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PHOTO ESSAY

The Blues

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Guitar and violin duo

Stavin' Chain playing guitar and singing the ballad "Batson" accompanied by a musician on violin, Lafayette, Louisiana (1934). Courtesy of the Library of Congress.

In addition to the developing synthesis between black folksong and European-American narrative patterns found in minstrel songs, another trend marked a watershed moment in the development of the blues. The rise of mail order companies such as Sears, Roebuck and Co. made guitars inexpensive and readily available, and the dry-sounding, staccato yelp of the banjo was quickly traded for the "vocal-like" and sustained whine of the six-stringed guitar, an instrument whose "new techniques were more in keeping with the new century" (Oliver). A variety of instruments, including fiddles, horns—and, more simply, jugs, saws, and washboards—remained in common use, but the emergence of the guitar set the stage for the genre's signature sound, that of the lonesome songster as portrayed by the likes of "Blind" Blake and Robert Johnson.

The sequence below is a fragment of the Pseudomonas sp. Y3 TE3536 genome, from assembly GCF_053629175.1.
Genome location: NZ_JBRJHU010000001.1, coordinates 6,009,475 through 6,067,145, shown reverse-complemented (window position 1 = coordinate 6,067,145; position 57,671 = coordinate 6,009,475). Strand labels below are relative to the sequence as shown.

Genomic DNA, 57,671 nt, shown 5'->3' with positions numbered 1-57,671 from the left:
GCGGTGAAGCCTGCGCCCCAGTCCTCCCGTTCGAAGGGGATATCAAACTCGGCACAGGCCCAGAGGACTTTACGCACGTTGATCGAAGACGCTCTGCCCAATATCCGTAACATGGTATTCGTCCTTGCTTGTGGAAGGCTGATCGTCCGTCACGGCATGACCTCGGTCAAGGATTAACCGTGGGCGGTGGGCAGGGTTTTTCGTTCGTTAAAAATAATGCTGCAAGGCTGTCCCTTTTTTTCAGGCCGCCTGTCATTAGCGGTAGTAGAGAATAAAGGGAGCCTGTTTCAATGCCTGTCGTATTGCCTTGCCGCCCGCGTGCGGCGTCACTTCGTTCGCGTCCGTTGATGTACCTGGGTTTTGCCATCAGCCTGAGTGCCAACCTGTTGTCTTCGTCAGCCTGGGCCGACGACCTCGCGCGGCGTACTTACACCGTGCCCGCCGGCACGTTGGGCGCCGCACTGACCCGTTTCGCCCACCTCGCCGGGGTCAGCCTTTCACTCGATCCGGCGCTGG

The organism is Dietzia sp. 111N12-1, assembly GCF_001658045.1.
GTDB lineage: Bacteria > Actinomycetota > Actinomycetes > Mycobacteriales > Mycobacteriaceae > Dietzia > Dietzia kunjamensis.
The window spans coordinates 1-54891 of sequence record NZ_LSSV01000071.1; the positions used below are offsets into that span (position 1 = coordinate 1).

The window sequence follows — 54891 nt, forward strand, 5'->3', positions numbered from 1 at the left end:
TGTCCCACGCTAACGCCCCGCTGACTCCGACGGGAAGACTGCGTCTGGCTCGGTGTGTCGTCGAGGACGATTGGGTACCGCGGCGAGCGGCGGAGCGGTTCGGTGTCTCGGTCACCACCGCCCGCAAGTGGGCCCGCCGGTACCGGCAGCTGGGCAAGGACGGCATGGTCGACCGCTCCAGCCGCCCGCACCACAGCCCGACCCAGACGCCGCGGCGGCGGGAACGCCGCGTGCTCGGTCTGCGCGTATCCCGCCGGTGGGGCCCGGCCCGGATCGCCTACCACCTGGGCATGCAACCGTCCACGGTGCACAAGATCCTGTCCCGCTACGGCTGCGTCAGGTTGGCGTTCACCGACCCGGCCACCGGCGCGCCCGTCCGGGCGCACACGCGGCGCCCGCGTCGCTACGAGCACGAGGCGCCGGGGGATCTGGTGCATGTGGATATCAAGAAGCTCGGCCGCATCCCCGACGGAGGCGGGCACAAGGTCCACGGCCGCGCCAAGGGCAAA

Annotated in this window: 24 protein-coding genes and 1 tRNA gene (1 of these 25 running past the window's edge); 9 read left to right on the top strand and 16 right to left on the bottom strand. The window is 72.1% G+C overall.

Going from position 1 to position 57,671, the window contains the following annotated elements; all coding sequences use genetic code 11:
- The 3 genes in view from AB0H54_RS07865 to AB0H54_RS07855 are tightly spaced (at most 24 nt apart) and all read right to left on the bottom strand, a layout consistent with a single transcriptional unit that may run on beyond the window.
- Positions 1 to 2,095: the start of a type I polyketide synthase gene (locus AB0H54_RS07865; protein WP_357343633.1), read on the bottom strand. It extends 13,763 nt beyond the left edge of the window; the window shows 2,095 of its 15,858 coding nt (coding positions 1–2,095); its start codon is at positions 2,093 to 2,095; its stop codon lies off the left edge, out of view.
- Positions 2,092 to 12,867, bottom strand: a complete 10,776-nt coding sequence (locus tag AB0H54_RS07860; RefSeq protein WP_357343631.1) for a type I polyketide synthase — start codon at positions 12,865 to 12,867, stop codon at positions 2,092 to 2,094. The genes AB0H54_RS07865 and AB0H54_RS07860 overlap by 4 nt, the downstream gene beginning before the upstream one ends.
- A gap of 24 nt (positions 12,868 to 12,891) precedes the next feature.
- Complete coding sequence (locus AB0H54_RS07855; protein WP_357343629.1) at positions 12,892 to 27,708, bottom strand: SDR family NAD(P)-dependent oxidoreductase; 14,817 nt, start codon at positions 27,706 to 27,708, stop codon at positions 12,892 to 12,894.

Ely, Melvin Patrick. Oliver, Paul. "Blues." In Africana: The Encyclopedia of the African and African American Experience, 2nd ed., edited by Kwame Anthony Appiah and Henry Louis Gates Jr. New York: Oxford University Press, 1999.

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